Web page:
POSTED JANUARY 17 2013
In Funny Business (BBC2), the first of a series, Eddie Mair narrated an investigation into the ways in which standup comedians can make big money, none of which is by telling jokes in comedy clubs.
Appearing in adverts is one way, but many comics find selling stuff on TV to be inconsistent with either their morals or their sense of humour. Not that many, actually. Less objectionable is the corporate gig. You're just doing your act, albeit in front of a room full of company managers for an obscene amount of money. Ricky Gervais gets £25,000 for a 20-minute corporate set. Michael McIntyre gets £40,000. It's not surprising that up-and-coming comedians on corporate booker Jeremy Lee's roster fall over themselves to appear in his annual Real Variety Show, essentially a huge audition for an audience of events company managers. Again, it's just a gig, you end your set with the punchline: "I'm available for bookings, and I also host!"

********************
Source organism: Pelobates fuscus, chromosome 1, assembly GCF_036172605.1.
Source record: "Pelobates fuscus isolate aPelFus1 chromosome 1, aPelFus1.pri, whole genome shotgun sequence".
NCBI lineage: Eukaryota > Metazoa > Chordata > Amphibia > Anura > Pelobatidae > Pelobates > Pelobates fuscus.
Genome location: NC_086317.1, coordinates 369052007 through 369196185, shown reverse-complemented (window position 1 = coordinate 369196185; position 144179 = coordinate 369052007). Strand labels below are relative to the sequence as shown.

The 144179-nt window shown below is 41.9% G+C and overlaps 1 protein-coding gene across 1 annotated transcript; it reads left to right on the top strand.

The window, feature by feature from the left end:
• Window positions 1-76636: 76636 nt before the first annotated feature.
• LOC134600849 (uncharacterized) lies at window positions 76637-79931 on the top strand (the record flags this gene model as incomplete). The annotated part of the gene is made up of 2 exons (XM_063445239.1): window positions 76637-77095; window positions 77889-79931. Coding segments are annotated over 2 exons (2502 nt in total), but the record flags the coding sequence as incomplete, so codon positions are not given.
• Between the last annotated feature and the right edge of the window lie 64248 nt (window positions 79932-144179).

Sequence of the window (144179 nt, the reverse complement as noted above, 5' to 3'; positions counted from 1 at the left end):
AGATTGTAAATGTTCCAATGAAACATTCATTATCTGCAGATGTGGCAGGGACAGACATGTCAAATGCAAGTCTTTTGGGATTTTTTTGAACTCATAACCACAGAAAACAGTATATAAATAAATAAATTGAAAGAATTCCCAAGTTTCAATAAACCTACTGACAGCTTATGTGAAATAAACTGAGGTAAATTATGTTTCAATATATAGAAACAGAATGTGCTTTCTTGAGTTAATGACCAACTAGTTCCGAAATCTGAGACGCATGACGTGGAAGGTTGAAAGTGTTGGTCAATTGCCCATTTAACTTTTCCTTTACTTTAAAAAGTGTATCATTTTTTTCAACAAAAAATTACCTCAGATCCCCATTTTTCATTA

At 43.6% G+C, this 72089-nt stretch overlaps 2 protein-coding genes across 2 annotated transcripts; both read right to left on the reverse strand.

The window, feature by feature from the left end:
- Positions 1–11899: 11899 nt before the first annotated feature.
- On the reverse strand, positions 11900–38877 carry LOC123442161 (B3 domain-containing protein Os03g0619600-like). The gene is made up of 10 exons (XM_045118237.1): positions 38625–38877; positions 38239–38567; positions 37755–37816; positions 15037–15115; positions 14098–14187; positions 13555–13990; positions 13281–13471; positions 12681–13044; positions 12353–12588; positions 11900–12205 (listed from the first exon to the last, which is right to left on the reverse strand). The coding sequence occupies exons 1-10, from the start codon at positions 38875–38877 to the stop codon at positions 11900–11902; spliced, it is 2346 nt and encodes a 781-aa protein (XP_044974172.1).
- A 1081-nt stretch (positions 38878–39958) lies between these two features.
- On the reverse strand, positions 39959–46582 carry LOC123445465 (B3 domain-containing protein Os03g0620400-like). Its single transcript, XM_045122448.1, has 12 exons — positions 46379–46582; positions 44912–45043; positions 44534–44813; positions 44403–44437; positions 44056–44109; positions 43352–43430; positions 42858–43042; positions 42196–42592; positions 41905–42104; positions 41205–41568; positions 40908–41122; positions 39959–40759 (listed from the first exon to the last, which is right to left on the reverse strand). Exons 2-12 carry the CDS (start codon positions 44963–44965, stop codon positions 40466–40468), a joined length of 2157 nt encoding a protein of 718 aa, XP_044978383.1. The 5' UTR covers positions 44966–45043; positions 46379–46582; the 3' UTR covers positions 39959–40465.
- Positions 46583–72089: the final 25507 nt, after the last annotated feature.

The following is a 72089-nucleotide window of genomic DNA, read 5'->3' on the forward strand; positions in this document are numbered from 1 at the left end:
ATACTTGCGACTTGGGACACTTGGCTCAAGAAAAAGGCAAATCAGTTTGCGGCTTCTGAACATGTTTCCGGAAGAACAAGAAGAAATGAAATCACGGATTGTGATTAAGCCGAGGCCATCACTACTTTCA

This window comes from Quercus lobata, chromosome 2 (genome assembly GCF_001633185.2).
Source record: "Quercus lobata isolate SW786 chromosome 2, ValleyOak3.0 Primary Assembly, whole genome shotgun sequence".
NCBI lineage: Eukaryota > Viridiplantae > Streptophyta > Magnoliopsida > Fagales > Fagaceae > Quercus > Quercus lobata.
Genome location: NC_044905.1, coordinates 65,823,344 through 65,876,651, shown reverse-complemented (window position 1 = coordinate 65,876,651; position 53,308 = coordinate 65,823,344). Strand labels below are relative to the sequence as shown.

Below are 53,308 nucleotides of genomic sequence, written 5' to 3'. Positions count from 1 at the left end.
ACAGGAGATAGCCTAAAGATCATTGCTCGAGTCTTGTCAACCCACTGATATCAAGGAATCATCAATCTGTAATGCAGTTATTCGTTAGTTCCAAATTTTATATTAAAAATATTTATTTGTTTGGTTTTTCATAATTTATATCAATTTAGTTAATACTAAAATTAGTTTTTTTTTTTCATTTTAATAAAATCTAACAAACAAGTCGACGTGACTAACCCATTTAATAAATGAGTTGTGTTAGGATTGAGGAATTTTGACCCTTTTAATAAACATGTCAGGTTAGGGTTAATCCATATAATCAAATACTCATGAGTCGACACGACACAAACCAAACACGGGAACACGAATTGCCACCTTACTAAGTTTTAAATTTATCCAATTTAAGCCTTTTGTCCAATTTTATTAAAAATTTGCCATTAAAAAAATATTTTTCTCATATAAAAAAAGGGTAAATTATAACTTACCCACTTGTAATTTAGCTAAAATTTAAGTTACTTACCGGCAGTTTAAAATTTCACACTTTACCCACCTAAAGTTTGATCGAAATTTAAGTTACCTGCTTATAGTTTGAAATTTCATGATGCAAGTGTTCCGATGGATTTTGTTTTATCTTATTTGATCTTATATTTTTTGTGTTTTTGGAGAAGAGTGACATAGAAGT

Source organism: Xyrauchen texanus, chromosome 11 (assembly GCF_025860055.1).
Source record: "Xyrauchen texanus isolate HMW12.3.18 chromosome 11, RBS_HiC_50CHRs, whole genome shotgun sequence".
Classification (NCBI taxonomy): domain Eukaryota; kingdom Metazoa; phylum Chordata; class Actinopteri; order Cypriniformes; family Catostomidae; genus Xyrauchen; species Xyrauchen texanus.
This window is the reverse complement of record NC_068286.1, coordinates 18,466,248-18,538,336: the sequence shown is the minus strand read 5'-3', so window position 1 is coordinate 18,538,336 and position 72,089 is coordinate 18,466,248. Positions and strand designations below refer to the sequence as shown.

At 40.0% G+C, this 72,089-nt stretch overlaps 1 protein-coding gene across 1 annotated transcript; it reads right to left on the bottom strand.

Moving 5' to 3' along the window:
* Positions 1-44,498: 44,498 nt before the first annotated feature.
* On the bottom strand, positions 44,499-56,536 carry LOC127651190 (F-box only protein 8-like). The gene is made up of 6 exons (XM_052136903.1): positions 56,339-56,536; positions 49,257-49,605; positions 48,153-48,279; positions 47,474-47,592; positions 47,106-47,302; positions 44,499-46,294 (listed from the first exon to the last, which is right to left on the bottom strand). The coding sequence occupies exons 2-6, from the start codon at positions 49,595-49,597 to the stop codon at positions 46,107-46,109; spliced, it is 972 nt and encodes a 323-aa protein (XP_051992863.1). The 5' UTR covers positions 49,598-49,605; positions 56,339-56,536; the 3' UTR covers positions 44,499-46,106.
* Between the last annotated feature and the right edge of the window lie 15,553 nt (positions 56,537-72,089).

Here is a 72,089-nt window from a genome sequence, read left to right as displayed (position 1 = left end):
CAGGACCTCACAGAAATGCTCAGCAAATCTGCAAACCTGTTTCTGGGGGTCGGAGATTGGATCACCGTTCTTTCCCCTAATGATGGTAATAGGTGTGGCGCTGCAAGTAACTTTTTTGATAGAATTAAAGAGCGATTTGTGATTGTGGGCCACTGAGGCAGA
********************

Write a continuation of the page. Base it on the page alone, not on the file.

A lot of comedians won't touch corporate gigs either, but not necessarily for the reason you might think. "I doubt there's one comedian in the world," said Arthur Smith, "who hasn't died on his or her arse at a corporate gig."
Jo Brand finds them bracing – "If you do corporates, you get the message that not everyone loves you," she says – but Rhod Gilbert still gets heart palpitations just driving by the venues of old corporate failures. It may be filthy lucre, but it doesn't sound like easy money.